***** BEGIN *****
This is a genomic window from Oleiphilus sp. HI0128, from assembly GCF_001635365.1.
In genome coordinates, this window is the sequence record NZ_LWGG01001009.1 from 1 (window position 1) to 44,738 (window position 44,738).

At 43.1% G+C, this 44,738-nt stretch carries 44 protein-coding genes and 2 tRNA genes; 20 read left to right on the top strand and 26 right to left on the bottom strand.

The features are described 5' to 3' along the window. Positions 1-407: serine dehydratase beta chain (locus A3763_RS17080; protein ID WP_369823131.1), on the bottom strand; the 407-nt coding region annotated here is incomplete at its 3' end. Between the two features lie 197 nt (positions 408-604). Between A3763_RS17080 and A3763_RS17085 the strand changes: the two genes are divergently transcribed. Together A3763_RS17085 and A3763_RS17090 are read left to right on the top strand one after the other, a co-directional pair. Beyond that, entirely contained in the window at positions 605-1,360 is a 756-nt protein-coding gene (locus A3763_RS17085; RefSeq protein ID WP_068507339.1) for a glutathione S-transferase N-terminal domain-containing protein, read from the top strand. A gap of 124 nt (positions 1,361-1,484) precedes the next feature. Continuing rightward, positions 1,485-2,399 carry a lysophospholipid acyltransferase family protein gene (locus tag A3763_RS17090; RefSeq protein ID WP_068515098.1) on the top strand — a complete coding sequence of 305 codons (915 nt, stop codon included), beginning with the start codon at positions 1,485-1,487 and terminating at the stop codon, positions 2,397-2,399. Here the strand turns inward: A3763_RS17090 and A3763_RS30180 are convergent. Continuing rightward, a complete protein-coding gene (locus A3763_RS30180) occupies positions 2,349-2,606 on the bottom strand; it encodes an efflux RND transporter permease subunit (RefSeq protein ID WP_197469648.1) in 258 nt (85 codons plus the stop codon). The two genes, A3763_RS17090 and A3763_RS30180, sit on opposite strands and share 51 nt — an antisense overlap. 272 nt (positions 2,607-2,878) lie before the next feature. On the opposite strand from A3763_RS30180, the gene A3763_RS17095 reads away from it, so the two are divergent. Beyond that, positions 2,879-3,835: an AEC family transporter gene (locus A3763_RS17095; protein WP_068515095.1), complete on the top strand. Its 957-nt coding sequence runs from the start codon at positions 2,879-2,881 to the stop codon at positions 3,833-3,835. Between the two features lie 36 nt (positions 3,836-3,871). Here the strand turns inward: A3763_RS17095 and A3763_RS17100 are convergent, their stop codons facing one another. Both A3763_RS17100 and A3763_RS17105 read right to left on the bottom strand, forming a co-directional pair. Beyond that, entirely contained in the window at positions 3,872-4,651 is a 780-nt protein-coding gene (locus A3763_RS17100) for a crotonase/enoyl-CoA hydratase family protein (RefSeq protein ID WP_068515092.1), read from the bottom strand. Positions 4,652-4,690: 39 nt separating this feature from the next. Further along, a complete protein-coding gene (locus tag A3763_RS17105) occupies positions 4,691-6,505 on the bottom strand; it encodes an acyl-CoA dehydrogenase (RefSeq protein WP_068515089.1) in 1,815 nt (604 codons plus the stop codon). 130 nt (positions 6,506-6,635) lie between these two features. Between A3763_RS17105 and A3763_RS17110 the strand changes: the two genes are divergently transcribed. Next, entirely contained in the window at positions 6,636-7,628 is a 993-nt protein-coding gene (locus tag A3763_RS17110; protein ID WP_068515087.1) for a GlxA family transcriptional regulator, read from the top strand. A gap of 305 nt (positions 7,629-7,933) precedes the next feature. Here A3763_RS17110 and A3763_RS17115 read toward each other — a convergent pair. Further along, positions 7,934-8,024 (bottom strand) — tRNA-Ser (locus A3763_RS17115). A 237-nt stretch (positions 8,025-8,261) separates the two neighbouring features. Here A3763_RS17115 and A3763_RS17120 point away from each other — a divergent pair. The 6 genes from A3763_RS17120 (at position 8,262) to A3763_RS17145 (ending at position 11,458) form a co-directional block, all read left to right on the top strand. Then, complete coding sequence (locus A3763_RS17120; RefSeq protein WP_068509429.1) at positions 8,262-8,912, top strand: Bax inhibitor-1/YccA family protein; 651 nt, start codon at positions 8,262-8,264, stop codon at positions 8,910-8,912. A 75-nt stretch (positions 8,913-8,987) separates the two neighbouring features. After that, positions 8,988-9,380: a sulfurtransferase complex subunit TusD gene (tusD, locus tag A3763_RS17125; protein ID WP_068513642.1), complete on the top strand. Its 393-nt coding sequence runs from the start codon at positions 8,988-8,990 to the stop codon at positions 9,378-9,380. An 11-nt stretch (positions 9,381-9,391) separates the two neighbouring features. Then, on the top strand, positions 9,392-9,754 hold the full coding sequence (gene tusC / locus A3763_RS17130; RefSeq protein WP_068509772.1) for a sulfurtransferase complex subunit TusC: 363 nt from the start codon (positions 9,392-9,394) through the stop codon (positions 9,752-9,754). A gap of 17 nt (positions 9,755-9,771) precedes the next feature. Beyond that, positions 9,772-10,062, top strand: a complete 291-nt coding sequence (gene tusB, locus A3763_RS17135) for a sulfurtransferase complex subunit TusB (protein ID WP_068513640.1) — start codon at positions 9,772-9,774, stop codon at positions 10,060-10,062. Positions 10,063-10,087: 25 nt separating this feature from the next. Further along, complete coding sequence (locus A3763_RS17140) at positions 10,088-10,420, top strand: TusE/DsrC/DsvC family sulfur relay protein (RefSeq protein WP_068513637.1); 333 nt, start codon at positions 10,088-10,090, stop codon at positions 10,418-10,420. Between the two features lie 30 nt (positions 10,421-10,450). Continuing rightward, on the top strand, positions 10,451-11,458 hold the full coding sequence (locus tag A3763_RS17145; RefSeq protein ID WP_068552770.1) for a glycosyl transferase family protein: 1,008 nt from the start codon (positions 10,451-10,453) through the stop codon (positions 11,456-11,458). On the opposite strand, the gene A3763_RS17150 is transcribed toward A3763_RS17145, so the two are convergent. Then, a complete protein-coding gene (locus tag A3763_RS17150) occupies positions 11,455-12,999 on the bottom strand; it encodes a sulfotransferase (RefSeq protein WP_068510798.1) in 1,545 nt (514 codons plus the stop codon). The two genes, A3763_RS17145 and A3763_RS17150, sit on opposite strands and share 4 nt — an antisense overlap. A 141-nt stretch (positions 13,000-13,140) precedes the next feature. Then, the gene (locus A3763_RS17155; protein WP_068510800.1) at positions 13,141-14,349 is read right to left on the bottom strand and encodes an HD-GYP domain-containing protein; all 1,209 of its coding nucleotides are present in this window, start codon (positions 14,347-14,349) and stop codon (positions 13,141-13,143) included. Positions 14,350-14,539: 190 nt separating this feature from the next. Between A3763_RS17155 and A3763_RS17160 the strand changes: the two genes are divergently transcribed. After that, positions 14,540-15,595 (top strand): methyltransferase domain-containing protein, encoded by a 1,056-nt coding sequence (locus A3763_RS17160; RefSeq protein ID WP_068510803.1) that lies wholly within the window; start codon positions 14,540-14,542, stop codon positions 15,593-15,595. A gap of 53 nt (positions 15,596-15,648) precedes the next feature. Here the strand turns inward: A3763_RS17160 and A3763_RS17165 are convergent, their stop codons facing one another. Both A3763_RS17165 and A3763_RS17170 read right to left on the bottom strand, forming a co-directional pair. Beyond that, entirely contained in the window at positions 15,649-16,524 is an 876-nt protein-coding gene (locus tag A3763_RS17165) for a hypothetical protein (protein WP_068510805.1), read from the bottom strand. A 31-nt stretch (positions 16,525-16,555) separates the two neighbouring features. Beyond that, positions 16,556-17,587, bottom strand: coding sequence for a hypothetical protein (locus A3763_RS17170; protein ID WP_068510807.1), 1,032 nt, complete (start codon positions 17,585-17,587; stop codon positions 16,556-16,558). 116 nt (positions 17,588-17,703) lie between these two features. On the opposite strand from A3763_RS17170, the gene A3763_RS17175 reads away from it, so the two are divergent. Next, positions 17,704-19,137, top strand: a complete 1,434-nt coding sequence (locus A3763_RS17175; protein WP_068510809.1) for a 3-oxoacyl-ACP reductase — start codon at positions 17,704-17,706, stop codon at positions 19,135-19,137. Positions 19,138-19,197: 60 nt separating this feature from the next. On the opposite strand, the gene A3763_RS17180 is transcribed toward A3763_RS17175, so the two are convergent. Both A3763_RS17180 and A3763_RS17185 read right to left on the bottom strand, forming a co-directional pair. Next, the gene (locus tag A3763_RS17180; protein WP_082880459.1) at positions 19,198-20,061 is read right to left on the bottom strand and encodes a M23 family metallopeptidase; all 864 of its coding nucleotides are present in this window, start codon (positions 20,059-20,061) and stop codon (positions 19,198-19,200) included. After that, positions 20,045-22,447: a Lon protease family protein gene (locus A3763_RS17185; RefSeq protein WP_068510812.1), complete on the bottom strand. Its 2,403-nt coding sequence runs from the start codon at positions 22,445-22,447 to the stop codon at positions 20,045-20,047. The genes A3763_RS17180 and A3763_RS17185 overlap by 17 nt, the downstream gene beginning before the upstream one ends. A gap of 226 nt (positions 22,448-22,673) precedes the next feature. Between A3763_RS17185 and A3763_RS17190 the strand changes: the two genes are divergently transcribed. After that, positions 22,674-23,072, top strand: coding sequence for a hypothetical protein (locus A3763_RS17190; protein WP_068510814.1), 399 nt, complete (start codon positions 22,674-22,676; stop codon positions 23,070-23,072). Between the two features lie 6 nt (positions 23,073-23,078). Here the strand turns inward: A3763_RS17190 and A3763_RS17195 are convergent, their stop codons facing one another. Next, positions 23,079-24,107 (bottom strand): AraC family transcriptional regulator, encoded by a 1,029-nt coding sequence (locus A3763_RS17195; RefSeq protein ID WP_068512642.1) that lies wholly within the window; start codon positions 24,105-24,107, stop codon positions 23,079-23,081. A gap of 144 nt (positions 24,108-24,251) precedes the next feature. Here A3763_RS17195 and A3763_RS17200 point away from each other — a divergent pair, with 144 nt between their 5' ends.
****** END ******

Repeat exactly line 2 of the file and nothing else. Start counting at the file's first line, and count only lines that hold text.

In genome coordinates, this window is the sequence record NZ_LWGG01001009.1 from 1 (window position 1) to 44,738 (window position 44,738).